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Manchester, New Hampshire
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Hey guys,

I'm studying how to do hardware SPI because I don't think doing it in software is going to be fast enough to write to a DAC at the sampling rates I need.

I've already discovered that to do hardware SPI I need to connect my DAC to specific pins.  SPI may use any or all of the following:

D10 - CS aka Chip Select aka SS aka Slave Select
D11 - SDI aka ??? aka MOSI aka Master Out Slave In aka Output
D12 - ??? aka ??? aka MISO aka Master In Slave Out aka Input
D13 - CLK aka SLK aka Serial Clock

What I need to know is this:

1) Do I need to connect pin 10 to the DAC, if it is the only thing I am communicating with?  Could I stick a pullup/pulldown resistor on the DAC's CS pin instead to keep it eneabled?

2) If I can get away without connecting pin 10 to the DAC, can I put it to other use without issue, or will the hardware SPI mess with the pin?

3) Question 2 applies to pin 12 as well.  The DAC has no way to send data back to the atmega, so that pin will be connected to nothing.  Can I use it for something else without screwing up my communications, and without the communications messing with whatever's on the pin?
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I found the page for the SPI library:
http://arduino.cc/en/Reference/SPI

It says the following:

Quote
On the Arduino Duemilanove and other ATmega168 / 328-based boards, the SPI bus uses pins 10 (SS), 11 (MOSI), 12 (MISO), and 13 (SCK). On the Arduino Mega, this is 50 (MISO), 51 (MOSI), 52 (SCK), and 53 (SS). Note that even if you're not using the SS pin, it must remain set as an output; otherwise, the SPI interface can be put into slave mode, rendering the library inoperative.

When they say "even if you're not using the SS pin, it must remain set as an output" do they mean you can't do anything with the pin, or is it just a warning that if you do do anything with the pin, like blink an LED, it's gotta be used as an ouput pin?


Also:
http://arduino.cc/en/Reference/SPITransfer

This transfer function sends and recieves a byte at the same time.  What happens if after I set up my SPI communications I set pin 12 to output and use it for other things and then call this function?  Will I just get garbage back?  Will it toggle pin 12 back to an input?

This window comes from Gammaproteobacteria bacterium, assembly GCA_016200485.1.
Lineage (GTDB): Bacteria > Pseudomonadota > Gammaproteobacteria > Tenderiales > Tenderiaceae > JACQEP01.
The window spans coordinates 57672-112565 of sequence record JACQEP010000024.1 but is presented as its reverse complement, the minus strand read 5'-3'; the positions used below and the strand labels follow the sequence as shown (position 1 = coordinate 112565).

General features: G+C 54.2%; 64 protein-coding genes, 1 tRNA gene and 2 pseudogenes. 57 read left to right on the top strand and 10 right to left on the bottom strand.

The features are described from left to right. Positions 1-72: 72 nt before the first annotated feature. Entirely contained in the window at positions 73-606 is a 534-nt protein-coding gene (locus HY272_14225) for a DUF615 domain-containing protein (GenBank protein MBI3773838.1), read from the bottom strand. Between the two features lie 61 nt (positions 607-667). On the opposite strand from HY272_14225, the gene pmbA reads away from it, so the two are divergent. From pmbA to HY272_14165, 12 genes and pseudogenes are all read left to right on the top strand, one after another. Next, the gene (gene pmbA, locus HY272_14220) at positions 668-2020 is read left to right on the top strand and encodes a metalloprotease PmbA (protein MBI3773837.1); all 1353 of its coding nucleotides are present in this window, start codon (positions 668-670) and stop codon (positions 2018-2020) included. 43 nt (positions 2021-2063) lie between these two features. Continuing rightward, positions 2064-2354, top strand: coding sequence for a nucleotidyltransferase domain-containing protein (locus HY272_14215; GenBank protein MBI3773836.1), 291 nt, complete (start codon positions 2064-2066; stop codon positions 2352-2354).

« Last Edit: October 11, 2010, 05:14:23 am by scswift » Logged

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The DAC has no way to send data back to the atmega, so that pin will be connected to nothing.  Can I use it for something else without screwing up my communications,

Yes
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So how about pin 10?  As long as I leave that set to output, can I do other things with that?  Or will the SPI lib pull it low every time I try to send a byte to the DAC?
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So how about pin 10?

It's absolutely essential to "real" SPI (occasionally, you'll see a manufacturer call some other shift-register-based interface "SPI" when it's not the same as the original Motorola design.  You need to watch out for that when picking parts):  it tells the slave "This data  is for you" and "This is where the byte starts and ends".  So you can't just tie it low if you have only one slave.
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Thanks.  That confirms what I read earlier this morning when trying to figure out how to communicate with my dac:

http://www.arduino.cc/cgi-bin/yabb2/YaBB.pl?num=1286797300

My main problem now is that I think I can't use hardware SPI to communicate with this DAC because I think it expects 16 bits before the CS pin goes high again.
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Got another question about hardware SPI.

The DAC I want to talk to requores 16 bits before the CS pin goes high.

Yet from what I've read, it seems the Arduino's hardware SPI library sets the CS pin high after each bit you tell it to send.

Posts by Grumpymike and others have indicated that you may need to bit bang if you want to send a 16 bit word to an SPI device because the Arduino's hardware can't handle that.

But I was reading the ATMega328's datasheet, and it had this to say on page 168:

Quote
When configured as a Master, the SPI interface has no automatic control of the SS line. This
must be handled by user software before communication can start. When this is done, writing a
byte to the SPI Data Register starts the SPI clock generator, and the hardware shifts the eight
bits into the Slave. After shifting one byte, the SPI clock generator stops, setting the end of
Transmission Flag (SPIF). If the SPI Interrupt Enable bit (SPIE) in the SPCR Register is set, an